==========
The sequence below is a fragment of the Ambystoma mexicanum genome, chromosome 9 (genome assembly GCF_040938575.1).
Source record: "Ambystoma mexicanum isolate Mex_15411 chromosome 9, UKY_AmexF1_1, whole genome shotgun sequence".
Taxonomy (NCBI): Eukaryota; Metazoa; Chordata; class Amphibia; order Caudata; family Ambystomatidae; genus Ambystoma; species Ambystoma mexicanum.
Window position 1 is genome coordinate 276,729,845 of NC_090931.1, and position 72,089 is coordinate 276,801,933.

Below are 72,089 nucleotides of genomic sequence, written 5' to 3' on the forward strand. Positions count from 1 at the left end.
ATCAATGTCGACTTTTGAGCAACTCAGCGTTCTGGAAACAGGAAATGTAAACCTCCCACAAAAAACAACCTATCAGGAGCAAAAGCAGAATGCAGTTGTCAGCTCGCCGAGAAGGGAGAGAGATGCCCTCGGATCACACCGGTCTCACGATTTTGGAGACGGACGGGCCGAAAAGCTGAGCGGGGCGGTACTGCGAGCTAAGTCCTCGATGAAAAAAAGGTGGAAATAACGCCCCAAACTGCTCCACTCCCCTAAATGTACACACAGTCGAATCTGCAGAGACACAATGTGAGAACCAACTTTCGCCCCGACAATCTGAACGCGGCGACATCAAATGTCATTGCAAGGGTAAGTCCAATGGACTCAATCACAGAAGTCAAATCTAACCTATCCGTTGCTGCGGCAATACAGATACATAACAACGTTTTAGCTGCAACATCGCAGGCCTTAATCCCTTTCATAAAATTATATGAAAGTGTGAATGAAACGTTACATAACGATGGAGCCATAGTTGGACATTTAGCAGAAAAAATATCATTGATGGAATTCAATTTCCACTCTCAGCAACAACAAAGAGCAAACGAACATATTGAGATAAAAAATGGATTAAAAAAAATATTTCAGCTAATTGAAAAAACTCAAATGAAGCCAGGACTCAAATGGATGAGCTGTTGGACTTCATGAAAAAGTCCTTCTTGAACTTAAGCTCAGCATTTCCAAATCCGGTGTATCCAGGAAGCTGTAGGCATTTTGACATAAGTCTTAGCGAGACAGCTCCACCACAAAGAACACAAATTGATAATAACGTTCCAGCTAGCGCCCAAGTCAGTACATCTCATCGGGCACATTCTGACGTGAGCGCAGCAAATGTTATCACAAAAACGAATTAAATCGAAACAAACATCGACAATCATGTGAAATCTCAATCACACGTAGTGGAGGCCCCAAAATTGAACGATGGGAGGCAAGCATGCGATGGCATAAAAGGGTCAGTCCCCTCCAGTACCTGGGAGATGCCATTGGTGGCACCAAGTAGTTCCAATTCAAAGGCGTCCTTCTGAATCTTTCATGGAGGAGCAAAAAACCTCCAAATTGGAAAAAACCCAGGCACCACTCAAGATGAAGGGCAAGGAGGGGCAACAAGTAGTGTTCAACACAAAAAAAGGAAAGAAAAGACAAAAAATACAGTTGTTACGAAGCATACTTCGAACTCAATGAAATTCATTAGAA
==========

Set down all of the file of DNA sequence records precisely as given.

The sequence below is a fragment of the Ambystoma mexicanum genome, chromosome 9 (genome assembly GCF_040938575.1).
Source record: "Ambystoma mexicanum isolate Mex_15411 chromosome 9, UKY_AmexF1_1, whole genome shotgun sequence".
Taxonomy (NCBI): Eukaryota; Metazoa; Chordata; class Amphibia; order Caudata; family Ambystomatidae; genus Ambystoma; species Ambystoma mexicanum.
Window position 1 is genome coordinate 276,729,845 of NC_090931.1, and position 72,089 is coordinate 276,801,933.

Below are 72,089 nucleotides of genomic sequence, written 5' to 3' on the forward strand. Positions count from 1 at the left end.
ATCAATGTCGACTTTTGAGCAACTCAGCGTTCTGGAAACAGGAAATGTAAACCTCCCACAAAAAACAACCTATCAGGAGCAAAAGCAGAATGCAGTTGTCAGCTCGCCGAGAAGGGAGAGAGATGCCCTCGGATCACACCGGTCTCACGATTTTGGAGACGGACGGGCCGAAAAGCTGAGCGGGGCGGTACTGCGAGCTAAGTCCTCGATGAAAAAAAGGTGGAAATAACGCCCCAAACTGCTCCACTCCCCTAAATGTACACACAGTCGAATCTGCAGAGACACAATGTGAGAACCAACTTTCGCCCCGACAATCTGAACGCGGCGACATCAAATGTCATTGCAAGGGTAAGTCCAATGGACTCAATCACAGAAGTCAAATCTAACCTATCCGTTGCTGCGGCAATACAGATACATAACAACGTTTTAGCTGCAACATCGCAGGCCTTAATCCCTTTCATAAAATTATATGAAAGTGTGAATGAAACGTTACATAACGATGGAGCCATAGTTGGACATTTAGCAGAAAAAATATCATTGATGGAATTCAATTTCCACTCTCAGCAACAACAAAGAGCAAACGAACATATTGAGATAAAAAATGGATTAAAAAAAATATTTCAGCTAATTGAAAAAACTCAAATGAAGCCAGGACTCAAATGGATGAGCTGTTGGACTTCATGAAAAAGTCCTTCTTGAACTTAAGCTCAGCATTTCCAAATCCGGTGTATCCAGGAAGCTGTAGGCATTTTGACATAAGTCTTAGCGAGACAGCTCCACCACAAAGAACACAAATTGATAATAACGTTCCAGCTAGCGCCCAAGTCAGTACATCTCATCGGGCACATTCTGACGTGAGCGCAGCAAATGTTATCACAAAAACGAATTAAATCGAAACAAACATCGACAATCATGTGAAATCTCAATCACACGTAGTGGAGGCCCCAAAATTGAACGATGGGAGGCAAGCATGCGATGGCATAAAAGGGTCAGTCCCCTCCAGTACCTGGGAGATGCCATTGGTGGCACCAAGTAGTTCCAATTCAAAGGCGTCCTTCTGAATCTTTCATGGAGGAGCAAAAAACCTCCAAATTGGAAAAAACCCAGGCACCACTCAAGATGAAGGGCAAGGAGGGGCAACAAGTAGTGTTCAACACAAAAAAAGGAAAGAAAAGACAAAAAATACAGTTGTTACGAAGCATACTTCGAACTCAATGAAATTCATTAGAA